March 15th, 2018

Releases 2018.H1

Going with the biannual release cycle of my Swing projects, it’s time to do latest release batch.

Substance 8.0 (code-named Wyoming) is a major release that addresses technical debt accumulated in the API surface over the years and takes a major step towards enabling modern UI customizations for Swing applications. Full release notes and API listings are available, with the highlights being:

  • Unified API surface (Project Cerebrum)
  • Configurable title pane content (Project Visor)
  • Folded laf-plugin / laf-widget (Project Corpora)
  • Explicit instantiation of component and skin plugins
  • Switch to Material icons + icon pack support
  • Better support for fractional scaling factors

Flamingo 5.3 (code-named Liadan) has extracted the non-core functionality into two new projects:

  • Ibis has the code for using vector-based icons in Swing apps. It supports offline transcoding of SVG content into Java2D-powered classes, as well as dynamic display of SVG content at runtime (powered by the latest version of Apache Batik)
  • Spoonbill has the code for browsing SVN repositories with the JBreadcrumbBar component from the core Flamingo project. Future plans include extending this functionality to GitHub repositories as well.

If you’re in the business of writing Swing desktop applications, I’d love for you to take the latest releases of Substance and Flamingo for a spin. You can find the downloads in the /drop folders of the matching Github repositories. All of them require Java 8 to build and run.

October 17th, 2017

Releases 2017.H2

Going with the new biannual release cycle of my Swing projects, this week is seeing the latest official releases of Substance and Flamingo.

Along with a few visual polishes and tweaks, Substance 7.1 (code-named Vermont) brings support for using correct default system font on macOS 10.10+ when you’re running your app under the recently-released Java 9. In addition, your JOptionPanes will see a tweaked order and alignment of the buttons. By default, the order and alignment follows the interface guidelines for the specific platform. On a macOS machine, for example, the buttons will be aligned to the trailing edge of the dialog (right on LTR and left on RTL), with the default button placed as the trailing button:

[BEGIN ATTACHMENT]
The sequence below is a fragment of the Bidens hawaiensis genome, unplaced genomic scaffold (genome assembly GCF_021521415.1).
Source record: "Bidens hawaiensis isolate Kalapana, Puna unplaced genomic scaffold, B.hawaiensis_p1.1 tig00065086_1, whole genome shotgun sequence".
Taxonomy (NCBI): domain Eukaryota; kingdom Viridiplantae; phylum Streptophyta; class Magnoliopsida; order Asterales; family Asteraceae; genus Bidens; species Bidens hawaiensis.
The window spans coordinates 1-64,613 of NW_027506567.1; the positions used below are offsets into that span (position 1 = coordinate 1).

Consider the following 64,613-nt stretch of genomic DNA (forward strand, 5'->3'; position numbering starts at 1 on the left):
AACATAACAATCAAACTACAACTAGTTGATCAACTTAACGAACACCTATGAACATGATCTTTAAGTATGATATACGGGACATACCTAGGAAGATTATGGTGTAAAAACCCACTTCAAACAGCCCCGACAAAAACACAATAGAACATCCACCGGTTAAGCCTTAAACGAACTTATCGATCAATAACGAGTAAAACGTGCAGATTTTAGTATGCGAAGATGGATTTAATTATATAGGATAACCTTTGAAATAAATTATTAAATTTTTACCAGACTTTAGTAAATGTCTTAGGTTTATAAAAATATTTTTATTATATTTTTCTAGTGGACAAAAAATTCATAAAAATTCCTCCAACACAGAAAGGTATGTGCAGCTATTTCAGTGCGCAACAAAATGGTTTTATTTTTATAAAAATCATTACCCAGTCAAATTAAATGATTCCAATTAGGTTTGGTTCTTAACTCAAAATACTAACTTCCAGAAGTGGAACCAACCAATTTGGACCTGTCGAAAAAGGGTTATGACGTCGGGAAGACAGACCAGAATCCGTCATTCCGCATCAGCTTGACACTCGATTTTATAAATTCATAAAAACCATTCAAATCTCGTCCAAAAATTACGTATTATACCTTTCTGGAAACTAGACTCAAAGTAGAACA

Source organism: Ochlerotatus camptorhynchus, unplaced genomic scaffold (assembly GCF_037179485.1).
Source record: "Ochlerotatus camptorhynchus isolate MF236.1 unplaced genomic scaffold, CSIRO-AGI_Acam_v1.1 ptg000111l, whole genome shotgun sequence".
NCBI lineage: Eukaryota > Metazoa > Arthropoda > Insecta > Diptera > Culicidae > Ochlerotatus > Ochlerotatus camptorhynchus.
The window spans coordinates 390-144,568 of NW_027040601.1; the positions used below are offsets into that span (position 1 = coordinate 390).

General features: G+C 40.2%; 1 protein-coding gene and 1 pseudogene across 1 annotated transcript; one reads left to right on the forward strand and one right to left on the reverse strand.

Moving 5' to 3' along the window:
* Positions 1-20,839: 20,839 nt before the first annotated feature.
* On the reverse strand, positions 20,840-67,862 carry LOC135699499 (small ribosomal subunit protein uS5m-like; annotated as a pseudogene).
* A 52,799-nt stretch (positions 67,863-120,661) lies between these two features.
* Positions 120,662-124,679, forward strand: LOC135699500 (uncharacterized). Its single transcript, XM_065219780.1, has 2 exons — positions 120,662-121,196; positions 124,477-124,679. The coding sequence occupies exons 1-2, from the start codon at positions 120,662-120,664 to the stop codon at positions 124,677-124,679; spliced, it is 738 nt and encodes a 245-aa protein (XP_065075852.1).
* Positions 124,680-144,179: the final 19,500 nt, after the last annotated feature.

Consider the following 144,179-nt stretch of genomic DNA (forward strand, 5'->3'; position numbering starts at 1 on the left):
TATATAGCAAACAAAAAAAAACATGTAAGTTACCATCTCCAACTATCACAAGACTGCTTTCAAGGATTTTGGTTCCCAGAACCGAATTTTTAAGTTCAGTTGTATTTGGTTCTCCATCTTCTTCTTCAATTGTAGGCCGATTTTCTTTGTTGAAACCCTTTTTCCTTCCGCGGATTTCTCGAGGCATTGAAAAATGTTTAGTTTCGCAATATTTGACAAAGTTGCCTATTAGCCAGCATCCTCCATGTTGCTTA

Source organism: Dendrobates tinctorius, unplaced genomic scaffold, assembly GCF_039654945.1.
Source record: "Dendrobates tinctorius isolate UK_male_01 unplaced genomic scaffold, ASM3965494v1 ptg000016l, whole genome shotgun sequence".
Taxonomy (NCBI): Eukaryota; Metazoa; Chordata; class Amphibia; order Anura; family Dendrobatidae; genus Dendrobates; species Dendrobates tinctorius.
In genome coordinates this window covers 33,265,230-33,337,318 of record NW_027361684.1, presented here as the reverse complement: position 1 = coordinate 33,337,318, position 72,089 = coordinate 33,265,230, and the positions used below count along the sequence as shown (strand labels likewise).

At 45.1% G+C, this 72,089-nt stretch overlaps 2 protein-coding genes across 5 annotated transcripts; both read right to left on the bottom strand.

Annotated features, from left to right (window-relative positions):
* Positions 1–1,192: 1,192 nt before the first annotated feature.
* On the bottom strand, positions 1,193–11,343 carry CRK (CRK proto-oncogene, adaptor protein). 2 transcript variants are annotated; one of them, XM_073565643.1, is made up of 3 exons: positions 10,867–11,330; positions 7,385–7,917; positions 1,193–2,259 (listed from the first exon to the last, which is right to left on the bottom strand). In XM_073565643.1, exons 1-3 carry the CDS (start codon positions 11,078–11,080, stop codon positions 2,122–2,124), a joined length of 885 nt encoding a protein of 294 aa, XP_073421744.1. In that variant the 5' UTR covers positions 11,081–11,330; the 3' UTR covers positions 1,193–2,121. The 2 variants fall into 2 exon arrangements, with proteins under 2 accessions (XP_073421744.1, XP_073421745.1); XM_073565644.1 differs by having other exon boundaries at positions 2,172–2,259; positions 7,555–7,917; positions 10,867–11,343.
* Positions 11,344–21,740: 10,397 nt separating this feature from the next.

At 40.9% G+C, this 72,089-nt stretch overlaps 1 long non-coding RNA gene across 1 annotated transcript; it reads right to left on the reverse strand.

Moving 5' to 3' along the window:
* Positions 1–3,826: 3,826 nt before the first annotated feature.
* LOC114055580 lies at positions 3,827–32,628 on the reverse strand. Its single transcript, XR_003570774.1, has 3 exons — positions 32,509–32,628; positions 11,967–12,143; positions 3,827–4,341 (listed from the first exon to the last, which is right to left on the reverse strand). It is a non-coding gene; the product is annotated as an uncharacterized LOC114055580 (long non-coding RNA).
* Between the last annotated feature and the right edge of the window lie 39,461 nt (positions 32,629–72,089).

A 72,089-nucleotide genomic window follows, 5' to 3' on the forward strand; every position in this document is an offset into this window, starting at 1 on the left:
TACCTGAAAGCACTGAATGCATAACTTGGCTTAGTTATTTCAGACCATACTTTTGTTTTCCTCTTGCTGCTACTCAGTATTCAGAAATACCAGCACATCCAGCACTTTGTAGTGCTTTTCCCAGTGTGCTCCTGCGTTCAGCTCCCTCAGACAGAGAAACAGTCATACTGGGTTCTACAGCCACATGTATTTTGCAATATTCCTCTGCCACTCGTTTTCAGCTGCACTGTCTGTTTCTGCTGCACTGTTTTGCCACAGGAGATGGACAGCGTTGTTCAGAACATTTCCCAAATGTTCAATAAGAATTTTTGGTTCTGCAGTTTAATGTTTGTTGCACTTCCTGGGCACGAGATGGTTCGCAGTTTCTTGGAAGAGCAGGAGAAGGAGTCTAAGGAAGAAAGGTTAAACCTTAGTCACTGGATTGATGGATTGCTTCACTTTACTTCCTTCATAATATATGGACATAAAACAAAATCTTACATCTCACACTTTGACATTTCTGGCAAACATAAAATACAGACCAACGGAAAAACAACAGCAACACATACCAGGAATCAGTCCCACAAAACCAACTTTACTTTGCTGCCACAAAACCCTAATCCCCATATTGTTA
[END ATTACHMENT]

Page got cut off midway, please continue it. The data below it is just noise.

Use the APIs on the SubstanceLookAndFeel class for app-specific control over the order and alignment of the JOptionPane buttons if you want to deviate from the platform guidelines.

The previous release of Substance brought full support for high DPI screens, and the latest release for Flamingo 5.2 (code-named Kennocha) aligns both libraries to be first class citizens on modern screen hardware. The unofficial release notes are:

  • Full high DPI support for all components, including
    • Command button icons and arrows
    • Color selector popup menu
    • Ribbon galleries
    • Ribbon bands in collapsed state
  • Support for vertical scrolling of secondary level content in ribbon application menu
  • Better mouse wheel handling in command menu popups
  • Addressed clipping issues on some transcoded SVG content

If you’re in the business of writing Swing desktop applications, I’d love for you to take the latest releases of Substance and Flamingo for a spin. You can find the downloads in the /drop folders of the matching Github repositories. All of them require Java 8 to build and run. Happy Swing coding!

January 17th, 2017

Using San Francisco font in Swing applications on a Mac

Starting from OS X El Capitan (10.11), there’s a new default system font in town – San Francisco. And it came with a very big underlying change, as detailed by Craig Hockenberry:

Apple has started abstracting the idea of a system font: it doesn’t have a publicly exposed name. They’ve also stated that any private names are subject to change. These private names all begin with a period: the Ultralight face for San Francisco is named “.SFNSDisplay-Ultralight”. To determine this name, you need to dig around in the font instances returned by NSFont or UIFont; it’s not easy by design.

The motivation for this abstraction is so the operating system can make better choices on which face to use at a given weight. Apple is also working on font features, such as selectable “6” and “9” glyphs or non-monospaced numbers. It’s my guess that they’d like to bring these features to the web, as well.